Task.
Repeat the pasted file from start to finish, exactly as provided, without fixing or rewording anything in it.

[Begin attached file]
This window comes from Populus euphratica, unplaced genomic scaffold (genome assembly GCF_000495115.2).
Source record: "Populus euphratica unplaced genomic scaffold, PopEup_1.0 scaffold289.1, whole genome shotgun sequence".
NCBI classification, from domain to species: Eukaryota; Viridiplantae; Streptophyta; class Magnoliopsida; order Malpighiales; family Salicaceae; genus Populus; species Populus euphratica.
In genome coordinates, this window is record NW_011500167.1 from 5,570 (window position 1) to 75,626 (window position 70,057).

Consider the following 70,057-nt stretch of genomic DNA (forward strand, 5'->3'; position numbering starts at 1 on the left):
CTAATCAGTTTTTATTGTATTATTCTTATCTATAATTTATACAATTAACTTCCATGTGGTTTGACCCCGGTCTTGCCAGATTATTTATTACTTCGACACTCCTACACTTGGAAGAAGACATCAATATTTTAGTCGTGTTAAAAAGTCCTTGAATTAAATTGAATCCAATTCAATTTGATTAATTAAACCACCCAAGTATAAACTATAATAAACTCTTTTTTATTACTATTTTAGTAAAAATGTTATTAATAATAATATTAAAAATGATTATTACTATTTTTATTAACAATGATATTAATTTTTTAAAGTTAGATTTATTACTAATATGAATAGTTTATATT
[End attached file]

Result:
This window comes from Populus euphratica, unplaced genomic scaffold (genome assembly GCF_000495115.2).
Source record: "Populus euphratica unplaced genomic scaffold, PopEup_1.0 scaffold289.1, whole genome shotgun sequence".
NCBI classification, from domain to species: Eukaryota; Viridiplantae; Streptophyta; class Magnoliopsida; order Malpighiales; family Salicaceae; genus Populus; species Populus euphratica.
In genome coordinates, this window is record NW_011500167.1 from 5,570 (window position 1) to 75,626 (window position 70,057).

Consider the following 70,057-nt stretch of genomic DNA (forward strand, 5'->3'; position numbering starts at 1 on the left):
CTAATCAGTTTTTATTGTATTATTCTTATCTATAATTTATACAATTAACTTCCATGTGGTTTGACCCCGGTCTTGCCAGATTATTTATTACTTCGACACTCCTACACTTGGAAGAAGACATCAATATTTTAGTCGTGTTAAAAAGTCCTTGAATTAAATTGAATCCAATTCAATTTGATTAATTAAACCACCCAAGTATAAACTATAATAAACTCTTTTTTATTACTATTTTAGTAAAAATGTTATTAATAATAATATTAAAAATGATTATTACTATTTTTATTAACAATGATATTAATTTTTTAAAGTTAGATTTATTACTAATATGAATAGTTTATATT